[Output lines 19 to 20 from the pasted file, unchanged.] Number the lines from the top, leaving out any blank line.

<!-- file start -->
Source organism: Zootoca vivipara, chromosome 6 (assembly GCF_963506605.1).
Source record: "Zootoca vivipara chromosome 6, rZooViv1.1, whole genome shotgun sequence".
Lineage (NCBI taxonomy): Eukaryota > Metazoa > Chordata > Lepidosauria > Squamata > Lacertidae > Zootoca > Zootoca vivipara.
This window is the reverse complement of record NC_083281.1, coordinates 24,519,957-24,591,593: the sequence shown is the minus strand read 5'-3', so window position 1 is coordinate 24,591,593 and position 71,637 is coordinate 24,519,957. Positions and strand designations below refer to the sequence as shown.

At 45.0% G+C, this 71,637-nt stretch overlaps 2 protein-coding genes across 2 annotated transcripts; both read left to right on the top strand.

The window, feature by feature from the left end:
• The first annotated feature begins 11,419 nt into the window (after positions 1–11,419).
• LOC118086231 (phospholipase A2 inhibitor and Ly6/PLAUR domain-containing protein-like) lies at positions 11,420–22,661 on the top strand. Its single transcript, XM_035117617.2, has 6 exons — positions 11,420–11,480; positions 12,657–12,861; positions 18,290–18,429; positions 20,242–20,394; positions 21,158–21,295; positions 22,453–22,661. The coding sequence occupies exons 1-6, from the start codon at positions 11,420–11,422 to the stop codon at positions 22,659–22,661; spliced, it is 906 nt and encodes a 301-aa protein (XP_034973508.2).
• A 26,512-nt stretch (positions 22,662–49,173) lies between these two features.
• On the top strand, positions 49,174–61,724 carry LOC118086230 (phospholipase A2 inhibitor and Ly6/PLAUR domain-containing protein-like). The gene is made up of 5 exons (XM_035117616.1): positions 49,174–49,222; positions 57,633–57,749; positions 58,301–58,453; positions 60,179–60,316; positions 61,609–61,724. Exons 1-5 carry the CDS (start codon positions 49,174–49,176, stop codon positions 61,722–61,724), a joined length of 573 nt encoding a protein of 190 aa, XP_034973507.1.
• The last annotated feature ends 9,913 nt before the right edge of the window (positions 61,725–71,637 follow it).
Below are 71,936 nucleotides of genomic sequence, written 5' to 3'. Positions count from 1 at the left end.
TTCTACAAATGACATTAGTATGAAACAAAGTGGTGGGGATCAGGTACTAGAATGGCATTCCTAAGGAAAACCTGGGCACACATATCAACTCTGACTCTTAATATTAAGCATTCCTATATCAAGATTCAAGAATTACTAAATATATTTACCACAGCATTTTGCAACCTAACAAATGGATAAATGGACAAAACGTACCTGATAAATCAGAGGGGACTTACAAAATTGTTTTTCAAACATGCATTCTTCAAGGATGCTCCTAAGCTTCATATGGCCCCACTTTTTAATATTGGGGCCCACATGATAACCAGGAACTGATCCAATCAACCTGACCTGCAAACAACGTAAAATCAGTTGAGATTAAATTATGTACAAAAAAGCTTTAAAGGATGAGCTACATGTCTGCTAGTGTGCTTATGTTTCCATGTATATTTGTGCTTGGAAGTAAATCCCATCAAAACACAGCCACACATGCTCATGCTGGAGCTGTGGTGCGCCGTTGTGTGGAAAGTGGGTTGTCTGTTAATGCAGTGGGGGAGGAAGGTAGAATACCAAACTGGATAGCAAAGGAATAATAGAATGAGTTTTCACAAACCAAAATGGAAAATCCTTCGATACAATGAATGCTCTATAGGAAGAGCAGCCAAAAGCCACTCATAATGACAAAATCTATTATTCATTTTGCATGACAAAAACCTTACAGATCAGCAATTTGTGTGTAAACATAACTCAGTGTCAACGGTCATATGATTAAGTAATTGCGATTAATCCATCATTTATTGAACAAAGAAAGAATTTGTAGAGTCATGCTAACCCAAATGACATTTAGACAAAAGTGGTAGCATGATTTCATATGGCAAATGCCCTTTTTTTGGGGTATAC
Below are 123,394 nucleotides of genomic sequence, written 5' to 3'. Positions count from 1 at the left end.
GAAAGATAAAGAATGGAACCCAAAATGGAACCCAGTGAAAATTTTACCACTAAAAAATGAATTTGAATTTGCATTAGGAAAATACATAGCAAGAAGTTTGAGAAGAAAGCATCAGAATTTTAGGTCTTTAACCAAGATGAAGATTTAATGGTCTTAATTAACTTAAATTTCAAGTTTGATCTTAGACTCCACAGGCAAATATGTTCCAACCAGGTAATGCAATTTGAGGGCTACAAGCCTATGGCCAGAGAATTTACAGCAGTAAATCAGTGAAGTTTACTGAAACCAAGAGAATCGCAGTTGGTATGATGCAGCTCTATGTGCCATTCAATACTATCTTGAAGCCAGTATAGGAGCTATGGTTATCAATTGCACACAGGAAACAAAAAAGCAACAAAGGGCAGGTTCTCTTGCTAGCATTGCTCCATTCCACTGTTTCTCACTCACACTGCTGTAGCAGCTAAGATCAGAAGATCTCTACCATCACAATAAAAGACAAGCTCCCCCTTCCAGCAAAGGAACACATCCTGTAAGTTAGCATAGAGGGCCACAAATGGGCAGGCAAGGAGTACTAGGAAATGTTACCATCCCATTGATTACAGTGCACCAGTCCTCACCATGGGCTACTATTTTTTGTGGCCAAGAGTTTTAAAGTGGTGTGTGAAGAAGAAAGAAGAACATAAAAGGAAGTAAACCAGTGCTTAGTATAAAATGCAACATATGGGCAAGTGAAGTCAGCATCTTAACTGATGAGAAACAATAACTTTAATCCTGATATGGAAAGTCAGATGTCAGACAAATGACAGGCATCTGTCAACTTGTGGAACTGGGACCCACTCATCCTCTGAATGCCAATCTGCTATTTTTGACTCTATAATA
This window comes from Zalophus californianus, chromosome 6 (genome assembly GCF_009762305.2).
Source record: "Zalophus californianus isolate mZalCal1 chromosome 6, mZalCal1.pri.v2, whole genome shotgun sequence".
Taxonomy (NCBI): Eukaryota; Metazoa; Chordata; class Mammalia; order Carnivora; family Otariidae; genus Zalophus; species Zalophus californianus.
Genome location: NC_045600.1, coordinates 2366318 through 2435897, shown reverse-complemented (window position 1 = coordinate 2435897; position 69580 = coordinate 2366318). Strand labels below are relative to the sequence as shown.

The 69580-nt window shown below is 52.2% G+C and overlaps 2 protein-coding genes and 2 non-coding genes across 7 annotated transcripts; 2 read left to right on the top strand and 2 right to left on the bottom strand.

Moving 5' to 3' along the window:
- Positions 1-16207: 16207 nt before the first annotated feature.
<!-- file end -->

Genome location: NC_045600.1, coordinates 2366318 through 2435897, shown reverse-complemented (window position 1 = coordinate 2435897; position 69580 = coordinate 2366318). Strand labels below are relative to the sequence as shown.

The 69580-nt window shown below is 52.2% G+C and overlaps 2 protein-coding genes and 2 non-coding genes across 7 annotated transcripts; 2 read left to right on the top strand and 2 right to left on the bottom strand.